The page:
Social Media

Meet The Teen Behind The Viral ‘High-Five Selfie’

Seth Schneider reveals the secret to get the timing just right and not break your phone

Social Media
You can do it, too! — Photo Illustration: Vocativ
Oct 11, 2016 at 1:01 PM ET

Just when we thought that maybe, just maybe, the selfie could be rebranded as a practical act, the newest selfie trend has led us to reconsider. The “high-five selfie” (alternately known as the “hands-free selfie” or “no-hands selfie”) making the rounds online is pretty much exactly what it sounds like. Without using a surface to rest one’s phone on, a person must snap a selfie of him or herself clapping their hands together. The only real way to do so is by letting your smartphone free fall through the air — an obvious risky endeavor.

The viral sensation made its way to the youths of Twitter courtesy of Seth Schneider, an 18-year-old college student at North Carolina State University. He tells Vocativ that it took roughly 20 attempts to succeed at this impressive feat, inspired by a photo he saw online roughly a year ago and the boredom he was facing while waiting for his mom to get ready so his family could watch a football game at Buffalo Wild Wings on Saturday night. Since then, his post has been retweeted over 170,000 times and liked over 440,000 times, and has received ample news coverage.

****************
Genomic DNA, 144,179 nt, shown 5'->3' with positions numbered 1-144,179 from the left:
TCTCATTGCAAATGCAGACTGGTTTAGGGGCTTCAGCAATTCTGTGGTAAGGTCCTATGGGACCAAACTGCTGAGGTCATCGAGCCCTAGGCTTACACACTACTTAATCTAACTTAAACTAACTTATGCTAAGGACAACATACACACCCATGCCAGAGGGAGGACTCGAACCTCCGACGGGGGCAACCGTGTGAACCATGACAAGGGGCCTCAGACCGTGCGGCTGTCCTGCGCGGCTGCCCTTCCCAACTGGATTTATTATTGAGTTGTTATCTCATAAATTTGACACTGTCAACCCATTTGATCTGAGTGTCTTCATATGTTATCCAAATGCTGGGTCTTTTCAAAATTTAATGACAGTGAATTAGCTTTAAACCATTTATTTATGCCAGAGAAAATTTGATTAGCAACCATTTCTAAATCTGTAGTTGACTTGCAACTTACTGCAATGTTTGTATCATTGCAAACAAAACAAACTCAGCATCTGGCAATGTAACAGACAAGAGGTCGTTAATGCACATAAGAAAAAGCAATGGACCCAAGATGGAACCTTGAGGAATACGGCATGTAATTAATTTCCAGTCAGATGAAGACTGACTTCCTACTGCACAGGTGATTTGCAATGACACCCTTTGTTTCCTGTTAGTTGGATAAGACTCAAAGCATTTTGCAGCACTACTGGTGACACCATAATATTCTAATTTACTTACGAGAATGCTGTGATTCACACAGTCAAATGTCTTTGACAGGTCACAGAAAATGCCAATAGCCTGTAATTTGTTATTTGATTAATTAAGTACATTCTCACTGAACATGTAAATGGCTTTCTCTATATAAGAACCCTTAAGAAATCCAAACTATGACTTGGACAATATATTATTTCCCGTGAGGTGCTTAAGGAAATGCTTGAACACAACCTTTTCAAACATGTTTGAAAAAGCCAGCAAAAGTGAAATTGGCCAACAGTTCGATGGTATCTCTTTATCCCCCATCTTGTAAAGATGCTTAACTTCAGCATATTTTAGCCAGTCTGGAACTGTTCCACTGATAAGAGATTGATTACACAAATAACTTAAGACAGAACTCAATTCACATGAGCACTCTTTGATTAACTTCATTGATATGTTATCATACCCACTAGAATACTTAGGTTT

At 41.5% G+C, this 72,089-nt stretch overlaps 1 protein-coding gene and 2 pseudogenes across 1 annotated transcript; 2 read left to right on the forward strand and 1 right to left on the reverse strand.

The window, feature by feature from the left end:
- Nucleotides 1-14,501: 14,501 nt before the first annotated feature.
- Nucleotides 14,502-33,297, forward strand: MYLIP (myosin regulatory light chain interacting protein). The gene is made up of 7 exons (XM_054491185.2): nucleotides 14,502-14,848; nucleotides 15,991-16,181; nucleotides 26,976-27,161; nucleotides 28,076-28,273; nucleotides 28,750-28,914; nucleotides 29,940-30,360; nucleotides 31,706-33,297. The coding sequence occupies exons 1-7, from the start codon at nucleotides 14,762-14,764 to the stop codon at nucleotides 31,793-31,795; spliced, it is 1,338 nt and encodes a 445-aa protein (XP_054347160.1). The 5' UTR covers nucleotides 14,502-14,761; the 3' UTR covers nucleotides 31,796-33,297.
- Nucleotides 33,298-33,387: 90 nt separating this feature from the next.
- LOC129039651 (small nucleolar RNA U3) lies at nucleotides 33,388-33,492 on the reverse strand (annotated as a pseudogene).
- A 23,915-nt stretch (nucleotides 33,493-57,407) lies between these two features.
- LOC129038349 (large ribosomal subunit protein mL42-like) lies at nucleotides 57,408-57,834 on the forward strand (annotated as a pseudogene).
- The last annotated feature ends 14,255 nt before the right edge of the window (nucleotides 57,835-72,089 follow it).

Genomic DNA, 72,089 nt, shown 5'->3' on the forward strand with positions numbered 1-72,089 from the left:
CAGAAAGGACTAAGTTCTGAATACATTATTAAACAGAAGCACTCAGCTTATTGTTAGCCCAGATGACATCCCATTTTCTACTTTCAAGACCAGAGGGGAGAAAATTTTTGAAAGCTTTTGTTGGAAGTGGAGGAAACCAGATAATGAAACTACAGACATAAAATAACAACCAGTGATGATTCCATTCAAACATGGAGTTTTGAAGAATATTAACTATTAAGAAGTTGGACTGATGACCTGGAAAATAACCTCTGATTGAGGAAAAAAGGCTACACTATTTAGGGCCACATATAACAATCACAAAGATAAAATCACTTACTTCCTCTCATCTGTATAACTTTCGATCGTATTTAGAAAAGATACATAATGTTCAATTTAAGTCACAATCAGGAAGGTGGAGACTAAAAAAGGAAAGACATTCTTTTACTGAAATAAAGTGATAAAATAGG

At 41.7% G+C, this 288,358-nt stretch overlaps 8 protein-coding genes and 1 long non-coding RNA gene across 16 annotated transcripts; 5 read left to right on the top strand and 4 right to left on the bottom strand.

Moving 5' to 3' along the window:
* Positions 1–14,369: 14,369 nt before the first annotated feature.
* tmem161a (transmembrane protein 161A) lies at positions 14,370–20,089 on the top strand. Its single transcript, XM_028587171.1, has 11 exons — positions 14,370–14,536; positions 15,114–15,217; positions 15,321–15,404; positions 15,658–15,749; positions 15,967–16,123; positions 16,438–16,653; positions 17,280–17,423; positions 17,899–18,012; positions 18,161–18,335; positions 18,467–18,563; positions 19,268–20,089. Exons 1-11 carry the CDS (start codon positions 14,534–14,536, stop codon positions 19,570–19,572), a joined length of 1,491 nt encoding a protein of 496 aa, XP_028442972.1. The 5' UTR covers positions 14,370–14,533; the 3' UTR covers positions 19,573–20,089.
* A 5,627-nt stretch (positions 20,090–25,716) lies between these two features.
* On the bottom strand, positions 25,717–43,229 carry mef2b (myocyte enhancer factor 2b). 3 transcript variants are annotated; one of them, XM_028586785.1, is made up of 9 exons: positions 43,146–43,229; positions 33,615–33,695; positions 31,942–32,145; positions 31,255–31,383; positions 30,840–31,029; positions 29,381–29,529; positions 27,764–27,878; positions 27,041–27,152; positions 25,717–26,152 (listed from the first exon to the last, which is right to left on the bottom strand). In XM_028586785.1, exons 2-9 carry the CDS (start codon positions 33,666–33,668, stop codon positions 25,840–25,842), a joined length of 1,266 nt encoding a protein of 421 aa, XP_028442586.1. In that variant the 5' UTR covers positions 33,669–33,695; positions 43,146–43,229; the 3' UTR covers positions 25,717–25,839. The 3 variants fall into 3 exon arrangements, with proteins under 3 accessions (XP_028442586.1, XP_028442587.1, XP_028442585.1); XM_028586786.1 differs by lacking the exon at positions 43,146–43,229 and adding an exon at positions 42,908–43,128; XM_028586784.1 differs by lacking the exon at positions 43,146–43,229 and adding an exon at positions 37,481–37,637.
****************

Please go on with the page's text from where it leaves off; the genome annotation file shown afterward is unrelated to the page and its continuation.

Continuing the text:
“I never assumed that a simple picture I tweeted to show my friends would start the next viral trend,” Schneider said, adding that he isn’t really interested fin fame, though his friends are currently looking to catch the attention of Ellen DeGeneres so he can become the next Daniel of “Damn, Daniel.”

The meme has since progressed (or devolved, depending on how you look at it). Schneider has seen dozens of variations of the selfie, such as the “dab selfie” and “invisible selfie.”

There were also lots of fails, because it turns out it’s a bit more difficult than it looks. Prompted for advice on how to capture the high-five on camera, Schneider suggests just holding it high up and letting it drop rather than tossing the phone into the air.

Unsurprisingly, Schneider also received word that others attempting to capture such a moment were breaking their phones, which led him to add “I am not responsible for any broken phones” to his Twitter bio. Schneider uses an Otterbox phone case himself, but still says he “was more focused on catching [my phone] than actually getting the picture.”

“To anyone who attempts this, make sure you either catch your phone or have it land on a soft spot like a pillow or a bunch of towels,” he advised. “Please don’t break your phone trying this.”